“We want what was originally ours.”

“What the hell is that?”

“You call them the Hendari crystals. They were ours,” the Regent hissed. There was so much vehemence in his tone, so much dominance, too. It was clear he believed this with his entire soul.

The latest intelligence from the Coalition had concluded that the Hendari hadn’t created the crystals. They’d found them – along with the Light of the Gods and the Night. Could they have really come from the Regent’s civilization, though?

It would’ve been easy to conclude that yes, they had, but something forced Joseph to hold back.

If the Regent was from a race so powerful they had created crystals that could pretty much do anything they wanted to the entire universe, he wouldn’t be doing this. He wouldn’t have an hour to win. He wouldn’t be struggling to wake Sally up. There’d be nothing that could stop him.

“Watch the light,” he hissed. “Watch the wall come down.”

“What exactly will happen when the wall comes down?” Joseph demanded.

“The realm of matter and mind will start to meld. Those with the strongest minds will be able to do as they will.”

Joseph shivered. Make no mistake, it was actually he who shivered. This was his body. He momentarily pierced through the Regent’s control. But he didn’t do anything significant with the move. It simply showcased his fear.

The Regent came barreling back into his mind as fast as a speeding cruiser. He almost grabbed hold of the remaining scrap of Joseph’s psyche and ripped it right out.

“No matter what you do, even if you momentarily shake my control, you will not be able to get rid of me. Especially not now. See that light? Boy? Do you know what it will do? It will enable strong psychics to gain telekinetic powers.”

“… What?”

“I saw your rudimentary telekinetic objects. As the barrier comes down, you won’t require such weapons. Or rather, I will not. I will be able to interact directly with matter as if it is nothing more than an extension of my own mind.”

“… That’s… impossible.”

The problem was it wasn’t impossible.

That light continued to spread. It’d already traveled through the entire cavern. It pushed through the walls and continued on through the settlement and the rest of the planet. Don’t ask Joseph how he knew that, but the certainty gripped his stomach.

He suddenly shoved a hand forward. The Regent was in complete control. His fingers spread. He didn’t bother to gather any charges of subspace particles. He just… grabbed hold of a chunk of stone several meters away. With nothing more than his undiluted will, he held it.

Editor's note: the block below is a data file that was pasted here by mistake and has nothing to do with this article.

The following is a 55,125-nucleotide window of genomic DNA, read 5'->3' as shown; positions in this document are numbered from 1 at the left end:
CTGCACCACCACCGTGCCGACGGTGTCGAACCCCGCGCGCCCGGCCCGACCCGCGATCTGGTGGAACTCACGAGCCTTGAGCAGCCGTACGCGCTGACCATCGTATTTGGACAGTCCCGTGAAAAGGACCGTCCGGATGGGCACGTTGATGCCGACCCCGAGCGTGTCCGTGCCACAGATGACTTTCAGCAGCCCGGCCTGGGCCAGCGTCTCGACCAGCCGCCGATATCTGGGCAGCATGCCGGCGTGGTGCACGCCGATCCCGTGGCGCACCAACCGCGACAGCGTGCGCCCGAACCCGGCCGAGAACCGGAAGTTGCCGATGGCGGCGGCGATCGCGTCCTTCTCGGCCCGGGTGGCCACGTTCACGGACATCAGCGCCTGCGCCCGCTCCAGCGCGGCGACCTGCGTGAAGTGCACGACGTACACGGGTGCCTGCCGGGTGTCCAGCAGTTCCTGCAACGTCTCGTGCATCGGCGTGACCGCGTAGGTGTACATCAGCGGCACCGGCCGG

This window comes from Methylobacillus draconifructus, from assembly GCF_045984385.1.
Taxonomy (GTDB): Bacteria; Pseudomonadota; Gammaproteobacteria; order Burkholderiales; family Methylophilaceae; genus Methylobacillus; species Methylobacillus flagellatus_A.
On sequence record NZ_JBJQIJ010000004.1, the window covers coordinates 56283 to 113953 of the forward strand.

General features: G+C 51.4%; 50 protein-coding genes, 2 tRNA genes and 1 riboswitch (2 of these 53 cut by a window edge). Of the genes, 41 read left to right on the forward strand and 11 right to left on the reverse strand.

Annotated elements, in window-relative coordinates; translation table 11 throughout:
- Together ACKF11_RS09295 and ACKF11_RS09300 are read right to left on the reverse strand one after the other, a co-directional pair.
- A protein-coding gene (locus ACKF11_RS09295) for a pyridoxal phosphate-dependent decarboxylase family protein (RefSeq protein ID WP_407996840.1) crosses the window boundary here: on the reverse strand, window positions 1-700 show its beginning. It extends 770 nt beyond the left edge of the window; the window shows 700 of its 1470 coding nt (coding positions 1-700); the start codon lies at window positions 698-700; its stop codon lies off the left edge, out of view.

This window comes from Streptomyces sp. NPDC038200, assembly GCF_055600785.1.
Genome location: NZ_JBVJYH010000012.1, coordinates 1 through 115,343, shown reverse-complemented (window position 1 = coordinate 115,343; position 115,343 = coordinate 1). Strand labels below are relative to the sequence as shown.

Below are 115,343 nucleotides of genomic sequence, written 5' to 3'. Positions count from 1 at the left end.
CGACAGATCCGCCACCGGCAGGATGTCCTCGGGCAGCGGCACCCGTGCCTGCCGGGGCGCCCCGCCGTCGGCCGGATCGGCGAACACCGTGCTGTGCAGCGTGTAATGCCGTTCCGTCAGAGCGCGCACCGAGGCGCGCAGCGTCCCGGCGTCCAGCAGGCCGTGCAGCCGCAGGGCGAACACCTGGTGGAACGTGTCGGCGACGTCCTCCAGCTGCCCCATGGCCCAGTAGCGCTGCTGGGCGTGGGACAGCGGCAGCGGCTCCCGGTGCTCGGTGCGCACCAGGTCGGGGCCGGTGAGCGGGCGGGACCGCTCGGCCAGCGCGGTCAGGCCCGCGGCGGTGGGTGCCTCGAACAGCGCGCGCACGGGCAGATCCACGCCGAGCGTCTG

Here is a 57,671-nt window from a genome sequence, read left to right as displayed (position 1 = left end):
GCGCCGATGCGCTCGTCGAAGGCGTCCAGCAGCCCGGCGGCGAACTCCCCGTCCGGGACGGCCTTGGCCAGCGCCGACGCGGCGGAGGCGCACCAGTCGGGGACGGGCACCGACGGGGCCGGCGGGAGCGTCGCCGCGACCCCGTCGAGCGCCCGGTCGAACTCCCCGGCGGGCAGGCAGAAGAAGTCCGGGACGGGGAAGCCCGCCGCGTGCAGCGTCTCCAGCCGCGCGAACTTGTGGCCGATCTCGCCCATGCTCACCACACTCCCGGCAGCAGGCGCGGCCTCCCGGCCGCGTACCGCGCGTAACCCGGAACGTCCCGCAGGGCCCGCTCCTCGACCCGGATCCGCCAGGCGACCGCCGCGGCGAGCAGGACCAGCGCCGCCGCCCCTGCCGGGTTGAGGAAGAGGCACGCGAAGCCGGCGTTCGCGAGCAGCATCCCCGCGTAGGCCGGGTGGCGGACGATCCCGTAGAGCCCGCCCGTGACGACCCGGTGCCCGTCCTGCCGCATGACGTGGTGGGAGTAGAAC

It ripped right out of the floor with a soul-shaking crunch.

Joseph couldn’t even begin to understand what was happening.

The chunk of rock lifted into the air and started to spin. Once to the left, then to the right. It spun so fast that rock dust erupted off it.

The Regent gave out a throaty chuckle.

“Amazing,” Jerry said from behind.

The Regent flicked his wrist to the side, then the rock shot toward Jerry.

He screamed and brought his hand up, but the rock stopped just a few centimeters from his face.

The Regent turned. “You have minutes now. Wake her up. We must take the ship and leave while we still can.”

All of this was terrifying. Make no mistake, Joseph was reeling on every level. But… his training told him to concentrate on one fact. Despite what the Regent had just revealed, he was still on the run from something. So there was still… hope.

The Regent continued to play with the chunk of stone. He lost most of it as it spun wildly, so what did he do? He somehow grabbed hold of the rock dust, then, in reverse, made it collect back around the rock. With little blasts of zipping, crackling power, he forced it to become whole again.

Even… even sophisticated matter calibrators would struggle to complete a task like that.

All the Regent used was his mind.

He chuckled again.

Then he turned.

He walked over to Sally.

It was clear that Jerry was using every trick he knew to try to wake her up.

Jerry shook now. There were even a few little splatters of blood sliding from his nostrils. He made no effort to wipe them off. “I don’t know what she’s done to herself, but I can’t wake her.”

“Very well. Let me try.” The Regent got down on his knee.

If Joseph had been in control of his heart, it would’ve pounded so hard, you would’ve been able to hear it back on Earth. He was in control of nothing, and that was the point. He couldn’t stop the Regent from reaching down and locking his hand around Sally’s head, couldn’t stop his fingers from sliding around her temples and grasping hold of the side of her face, and couldn’t stop his nails from digging in and drawing welts of blood.